Kristi Mitsuda: "Come Early Morning is neither a cinematic achievement nor is it highly original; but if you look closely, it's less middling and more provocative than it first appears." Related: Susan King has a backgrounder in the Los Angeles Times. At Hollywood Bitchslap, Peter Sobczynski talks with Joey Lauren Adams. New York's Logan Hill meets Ashley Judd, who's almost made Marcy Dermansky happy with this one.

You've probably heard that Park Chan-wook's next feature is a romantic comedy, I'm a Cyborg, But That's Okay. For Yonhap News, Kim Hyun listens to Park talk about it a bit: "Somehow I wanted to return to my childish dream. I wanted to make a movie that is as fresh as them and that smells like fruit. An age 12-rated movie that I can watch with my daughter."

The Weinsteins have snapped up all US rights to Wong Kar-wai's Blueberry Nights (the one with Jude Law, David Strathairn, Rachel Weisz and Natalie Portman).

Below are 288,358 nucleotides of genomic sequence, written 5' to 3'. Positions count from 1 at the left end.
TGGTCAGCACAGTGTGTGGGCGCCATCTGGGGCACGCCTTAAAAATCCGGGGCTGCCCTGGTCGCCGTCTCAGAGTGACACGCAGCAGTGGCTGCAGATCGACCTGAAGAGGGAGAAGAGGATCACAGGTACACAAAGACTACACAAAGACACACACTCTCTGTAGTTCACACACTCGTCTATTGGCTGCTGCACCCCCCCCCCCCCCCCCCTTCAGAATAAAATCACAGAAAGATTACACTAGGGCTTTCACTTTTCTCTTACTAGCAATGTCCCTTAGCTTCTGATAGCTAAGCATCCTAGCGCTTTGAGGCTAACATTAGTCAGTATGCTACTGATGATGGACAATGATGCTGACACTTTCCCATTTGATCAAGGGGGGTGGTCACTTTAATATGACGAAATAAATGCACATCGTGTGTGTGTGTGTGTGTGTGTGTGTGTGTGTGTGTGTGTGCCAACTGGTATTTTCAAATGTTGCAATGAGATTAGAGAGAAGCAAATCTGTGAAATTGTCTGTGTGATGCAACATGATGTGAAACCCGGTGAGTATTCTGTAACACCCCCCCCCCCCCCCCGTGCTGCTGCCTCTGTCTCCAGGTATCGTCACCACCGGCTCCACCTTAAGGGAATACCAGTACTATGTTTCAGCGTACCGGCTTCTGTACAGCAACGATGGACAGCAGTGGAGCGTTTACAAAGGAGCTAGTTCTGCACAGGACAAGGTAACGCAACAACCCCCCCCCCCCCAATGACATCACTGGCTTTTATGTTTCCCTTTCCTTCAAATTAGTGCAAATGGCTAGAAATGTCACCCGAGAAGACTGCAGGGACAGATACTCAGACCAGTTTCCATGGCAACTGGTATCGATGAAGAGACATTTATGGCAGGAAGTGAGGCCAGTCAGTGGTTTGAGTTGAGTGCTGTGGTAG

"Hail, Mary is a film of often extraordinary feeling and tenderness—only errant flashes of which could be found in earlier Godard - but I question those critics at the time who saw the shade of orthodoxy in his approach to this material," writes Tom Sutpen at Flickhead, where Ray Young reviews Mini's First Time.

The Stop Smiling DVD roundup: Peter Bogdanovich's They All Laughed, Grigory Kozintsev's Hamlet, Warren Beatty's Reds and Harun Farocki's The Interview and Indoctrination. More on that second one from Doug Cummings: "Kozintsev sees the play as a dramatic conflict between two systems embodied by Hamlet's beloved Wittenburg, the site of his university and the center of Renaissance enlightenment, and Elsinore, the setting for the drama's corrupt and oppressive court."

Chris Sullivan talks with cinematographer Jack Cardiff about John Huston for Time Out, where Trevor Johnston talks with Bong Joon-ho.